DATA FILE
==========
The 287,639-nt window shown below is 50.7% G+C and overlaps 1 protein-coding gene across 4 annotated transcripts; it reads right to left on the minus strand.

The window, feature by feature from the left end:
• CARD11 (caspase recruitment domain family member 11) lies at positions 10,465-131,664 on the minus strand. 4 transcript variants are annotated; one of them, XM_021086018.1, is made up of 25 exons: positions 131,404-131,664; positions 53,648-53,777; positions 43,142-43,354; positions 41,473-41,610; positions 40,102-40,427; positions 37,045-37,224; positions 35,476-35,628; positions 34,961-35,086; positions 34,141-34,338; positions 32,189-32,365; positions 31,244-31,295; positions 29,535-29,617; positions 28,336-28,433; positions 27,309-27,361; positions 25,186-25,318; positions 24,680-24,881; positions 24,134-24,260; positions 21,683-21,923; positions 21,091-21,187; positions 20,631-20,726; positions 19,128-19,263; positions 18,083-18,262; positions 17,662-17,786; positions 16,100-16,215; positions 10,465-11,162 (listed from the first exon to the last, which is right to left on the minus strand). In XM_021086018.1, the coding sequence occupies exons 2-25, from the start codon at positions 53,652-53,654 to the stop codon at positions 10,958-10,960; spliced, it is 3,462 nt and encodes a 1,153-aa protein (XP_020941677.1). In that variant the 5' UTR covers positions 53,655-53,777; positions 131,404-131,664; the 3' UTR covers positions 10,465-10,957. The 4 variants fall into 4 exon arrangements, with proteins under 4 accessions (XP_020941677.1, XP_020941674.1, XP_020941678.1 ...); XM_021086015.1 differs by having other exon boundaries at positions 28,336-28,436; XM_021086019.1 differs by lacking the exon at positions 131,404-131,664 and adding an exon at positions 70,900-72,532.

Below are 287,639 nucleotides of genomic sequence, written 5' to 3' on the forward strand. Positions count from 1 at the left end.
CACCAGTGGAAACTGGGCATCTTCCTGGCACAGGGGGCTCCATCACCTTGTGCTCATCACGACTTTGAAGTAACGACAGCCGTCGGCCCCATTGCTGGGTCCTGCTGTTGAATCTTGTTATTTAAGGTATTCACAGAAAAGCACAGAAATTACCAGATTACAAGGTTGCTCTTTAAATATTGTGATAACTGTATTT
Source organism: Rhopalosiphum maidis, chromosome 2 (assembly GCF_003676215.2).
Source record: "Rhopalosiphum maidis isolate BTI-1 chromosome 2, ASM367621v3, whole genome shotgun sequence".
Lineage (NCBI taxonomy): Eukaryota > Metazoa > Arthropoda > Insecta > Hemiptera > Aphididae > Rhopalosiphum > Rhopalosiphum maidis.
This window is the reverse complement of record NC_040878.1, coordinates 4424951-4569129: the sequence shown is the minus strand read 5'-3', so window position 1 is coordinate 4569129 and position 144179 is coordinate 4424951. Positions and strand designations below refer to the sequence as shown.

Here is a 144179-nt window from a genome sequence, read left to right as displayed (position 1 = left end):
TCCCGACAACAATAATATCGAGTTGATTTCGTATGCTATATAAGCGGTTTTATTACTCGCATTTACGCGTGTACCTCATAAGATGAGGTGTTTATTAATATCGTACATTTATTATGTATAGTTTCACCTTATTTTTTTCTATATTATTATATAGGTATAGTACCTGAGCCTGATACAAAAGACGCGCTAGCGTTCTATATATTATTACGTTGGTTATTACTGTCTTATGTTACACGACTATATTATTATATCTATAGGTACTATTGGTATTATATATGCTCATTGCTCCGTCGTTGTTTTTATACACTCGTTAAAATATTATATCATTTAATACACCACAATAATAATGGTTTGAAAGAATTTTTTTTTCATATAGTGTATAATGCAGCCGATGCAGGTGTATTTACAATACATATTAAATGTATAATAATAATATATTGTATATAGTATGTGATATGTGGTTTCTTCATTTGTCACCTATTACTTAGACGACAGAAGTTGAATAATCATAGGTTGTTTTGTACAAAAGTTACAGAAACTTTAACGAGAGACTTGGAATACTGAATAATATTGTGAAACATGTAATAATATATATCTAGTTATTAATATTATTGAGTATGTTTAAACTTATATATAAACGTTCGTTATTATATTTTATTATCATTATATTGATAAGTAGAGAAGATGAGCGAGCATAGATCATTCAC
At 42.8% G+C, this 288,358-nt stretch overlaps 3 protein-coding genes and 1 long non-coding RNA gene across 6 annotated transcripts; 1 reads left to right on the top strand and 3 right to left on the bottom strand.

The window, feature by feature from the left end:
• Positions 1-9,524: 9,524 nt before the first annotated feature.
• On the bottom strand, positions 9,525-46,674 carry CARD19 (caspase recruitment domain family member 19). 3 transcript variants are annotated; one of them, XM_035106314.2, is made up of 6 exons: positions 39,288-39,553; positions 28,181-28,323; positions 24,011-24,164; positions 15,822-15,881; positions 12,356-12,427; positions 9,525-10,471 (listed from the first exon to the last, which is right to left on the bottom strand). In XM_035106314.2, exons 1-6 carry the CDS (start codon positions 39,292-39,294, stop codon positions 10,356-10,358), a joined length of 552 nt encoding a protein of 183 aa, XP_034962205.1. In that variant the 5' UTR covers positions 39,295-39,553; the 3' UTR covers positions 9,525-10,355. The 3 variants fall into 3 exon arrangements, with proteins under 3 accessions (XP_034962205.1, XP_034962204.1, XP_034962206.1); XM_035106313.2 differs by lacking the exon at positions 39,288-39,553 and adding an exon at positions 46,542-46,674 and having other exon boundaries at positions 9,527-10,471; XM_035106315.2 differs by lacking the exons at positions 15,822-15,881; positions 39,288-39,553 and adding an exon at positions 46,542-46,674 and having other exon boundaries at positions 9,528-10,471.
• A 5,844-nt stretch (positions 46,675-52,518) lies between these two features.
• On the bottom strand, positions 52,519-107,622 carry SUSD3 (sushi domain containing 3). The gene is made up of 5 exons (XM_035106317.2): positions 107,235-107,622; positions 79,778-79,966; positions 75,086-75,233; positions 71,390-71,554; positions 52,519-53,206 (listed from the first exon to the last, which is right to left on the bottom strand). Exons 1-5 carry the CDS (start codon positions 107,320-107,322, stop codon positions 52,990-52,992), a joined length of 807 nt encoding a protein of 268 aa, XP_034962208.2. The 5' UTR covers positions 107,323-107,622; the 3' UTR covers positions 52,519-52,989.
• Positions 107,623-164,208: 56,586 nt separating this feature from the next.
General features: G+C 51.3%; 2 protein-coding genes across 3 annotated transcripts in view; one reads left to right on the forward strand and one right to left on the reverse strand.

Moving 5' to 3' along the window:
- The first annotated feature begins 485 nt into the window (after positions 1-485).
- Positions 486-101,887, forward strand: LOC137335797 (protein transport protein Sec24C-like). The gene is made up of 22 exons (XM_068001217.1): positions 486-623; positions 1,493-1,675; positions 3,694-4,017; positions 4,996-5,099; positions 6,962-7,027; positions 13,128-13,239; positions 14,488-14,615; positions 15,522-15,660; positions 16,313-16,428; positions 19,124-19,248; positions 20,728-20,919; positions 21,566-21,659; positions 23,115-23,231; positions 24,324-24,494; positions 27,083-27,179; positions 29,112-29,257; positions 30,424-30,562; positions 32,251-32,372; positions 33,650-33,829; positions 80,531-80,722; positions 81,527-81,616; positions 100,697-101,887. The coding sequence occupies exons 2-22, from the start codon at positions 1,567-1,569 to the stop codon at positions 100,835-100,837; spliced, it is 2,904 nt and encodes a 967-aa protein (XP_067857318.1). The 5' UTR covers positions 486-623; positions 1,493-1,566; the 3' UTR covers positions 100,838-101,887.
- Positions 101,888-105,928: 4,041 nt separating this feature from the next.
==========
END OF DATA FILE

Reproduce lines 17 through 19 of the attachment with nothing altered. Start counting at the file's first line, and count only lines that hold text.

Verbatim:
• On the bottom strand, positions 52,519-107,622 carry SUSD3 (sushi domain containing 3). The gene is made up of 5 exons (XM_035106317.2): positions 107,235-107,622; positions 79,778-79,966; positions 75,086-75,233; positions 71,390-71,554; positions 52,519-53,206 (listed from the first exon to the last, which is right to left on the bottom strand). Exons 1-5 carry the CDS (start codon positions 107,320-107,322, stop codon positions 52,990-52,992), a joined length of 807 nt encoding a protein of 268 aa, XP_034962208.2. The 5' UTR covers positions 107,323-107,622; the 3' UTR covers positions 52,519-52,989.
• Positions 107,623-164,208: 56,586 nt separating this feature from the next.
General features: G+C 51.3%; 2 protein-coding genes across 3 annotated transcripts in view; one reads left to right on the forward strand and one right to left on the reverse strand.